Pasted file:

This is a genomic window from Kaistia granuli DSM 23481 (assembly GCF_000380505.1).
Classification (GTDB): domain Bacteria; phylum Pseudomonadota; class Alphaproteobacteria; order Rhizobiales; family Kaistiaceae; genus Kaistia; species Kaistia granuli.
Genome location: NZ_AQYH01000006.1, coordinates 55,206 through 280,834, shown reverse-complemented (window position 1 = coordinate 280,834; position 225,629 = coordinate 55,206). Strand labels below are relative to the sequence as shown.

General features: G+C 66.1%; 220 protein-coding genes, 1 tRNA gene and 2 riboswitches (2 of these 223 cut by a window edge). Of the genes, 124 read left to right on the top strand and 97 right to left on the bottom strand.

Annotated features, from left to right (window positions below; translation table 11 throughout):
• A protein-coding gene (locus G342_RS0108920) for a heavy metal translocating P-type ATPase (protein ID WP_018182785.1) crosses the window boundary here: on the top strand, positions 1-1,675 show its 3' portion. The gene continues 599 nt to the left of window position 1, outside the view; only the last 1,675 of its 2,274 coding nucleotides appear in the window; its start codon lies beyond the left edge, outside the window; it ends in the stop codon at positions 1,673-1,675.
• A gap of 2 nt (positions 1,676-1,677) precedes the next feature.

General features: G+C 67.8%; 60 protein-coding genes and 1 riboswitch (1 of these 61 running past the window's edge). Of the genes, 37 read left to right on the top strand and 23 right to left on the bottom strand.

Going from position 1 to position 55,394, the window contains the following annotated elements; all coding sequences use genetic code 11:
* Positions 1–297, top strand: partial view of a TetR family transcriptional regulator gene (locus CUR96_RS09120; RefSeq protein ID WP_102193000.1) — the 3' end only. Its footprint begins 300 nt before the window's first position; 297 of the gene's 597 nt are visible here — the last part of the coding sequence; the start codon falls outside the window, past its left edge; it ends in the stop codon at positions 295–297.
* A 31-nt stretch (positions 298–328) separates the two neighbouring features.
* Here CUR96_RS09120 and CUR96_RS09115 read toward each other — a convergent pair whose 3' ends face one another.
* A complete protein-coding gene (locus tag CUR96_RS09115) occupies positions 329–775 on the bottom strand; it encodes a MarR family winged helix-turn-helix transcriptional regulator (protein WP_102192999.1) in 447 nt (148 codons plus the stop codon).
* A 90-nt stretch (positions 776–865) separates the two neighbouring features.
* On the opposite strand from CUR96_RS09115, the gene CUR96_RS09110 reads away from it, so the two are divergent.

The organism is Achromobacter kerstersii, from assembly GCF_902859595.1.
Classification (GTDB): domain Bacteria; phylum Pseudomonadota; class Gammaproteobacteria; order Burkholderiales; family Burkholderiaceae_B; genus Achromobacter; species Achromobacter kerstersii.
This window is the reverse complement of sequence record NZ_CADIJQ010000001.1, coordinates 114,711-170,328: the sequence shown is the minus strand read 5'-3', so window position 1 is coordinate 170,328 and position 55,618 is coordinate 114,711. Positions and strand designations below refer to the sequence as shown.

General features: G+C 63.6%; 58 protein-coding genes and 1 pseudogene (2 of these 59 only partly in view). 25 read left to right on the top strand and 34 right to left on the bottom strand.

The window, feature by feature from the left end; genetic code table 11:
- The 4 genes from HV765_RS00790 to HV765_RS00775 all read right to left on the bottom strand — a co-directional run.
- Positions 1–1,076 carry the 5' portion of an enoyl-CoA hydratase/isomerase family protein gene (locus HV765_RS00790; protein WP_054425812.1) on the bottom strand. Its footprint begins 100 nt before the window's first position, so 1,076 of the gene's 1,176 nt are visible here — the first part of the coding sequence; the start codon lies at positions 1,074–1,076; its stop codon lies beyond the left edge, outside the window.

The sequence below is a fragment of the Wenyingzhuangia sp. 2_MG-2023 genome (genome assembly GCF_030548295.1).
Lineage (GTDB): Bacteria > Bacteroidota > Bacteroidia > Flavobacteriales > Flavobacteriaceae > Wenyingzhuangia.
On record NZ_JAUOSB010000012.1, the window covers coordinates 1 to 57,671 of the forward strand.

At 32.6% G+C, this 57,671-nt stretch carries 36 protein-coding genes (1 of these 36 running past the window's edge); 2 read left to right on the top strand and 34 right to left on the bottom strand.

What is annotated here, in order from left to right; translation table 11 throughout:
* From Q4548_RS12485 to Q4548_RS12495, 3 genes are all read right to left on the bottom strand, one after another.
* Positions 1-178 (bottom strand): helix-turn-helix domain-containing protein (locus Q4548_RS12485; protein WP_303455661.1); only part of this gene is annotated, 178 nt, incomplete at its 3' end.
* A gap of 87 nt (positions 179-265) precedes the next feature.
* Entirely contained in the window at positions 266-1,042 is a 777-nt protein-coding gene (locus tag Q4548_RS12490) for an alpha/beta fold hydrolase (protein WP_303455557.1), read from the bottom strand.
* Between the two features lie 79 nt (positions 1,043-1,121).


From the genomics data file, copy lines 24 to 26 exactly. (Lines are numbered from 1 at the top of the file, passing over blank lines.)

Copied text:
Lineage (GTDB): Bacteria > Bacteroidota > Bacteroidia > Flavobacteriales > Flavobacteriaceae > Wenyingzhuangia.
On record NZ_JAUOSB010000012.1, the window covers coordinates 1 to 57,671 of the forward strand.

At 32.6% G+C, this 57,671-nt stretch carries 36 protein-coding genes (1 of these 36 running past the window's edge); 2 read left to right on the top strand and 34 right to left on the bottom strand.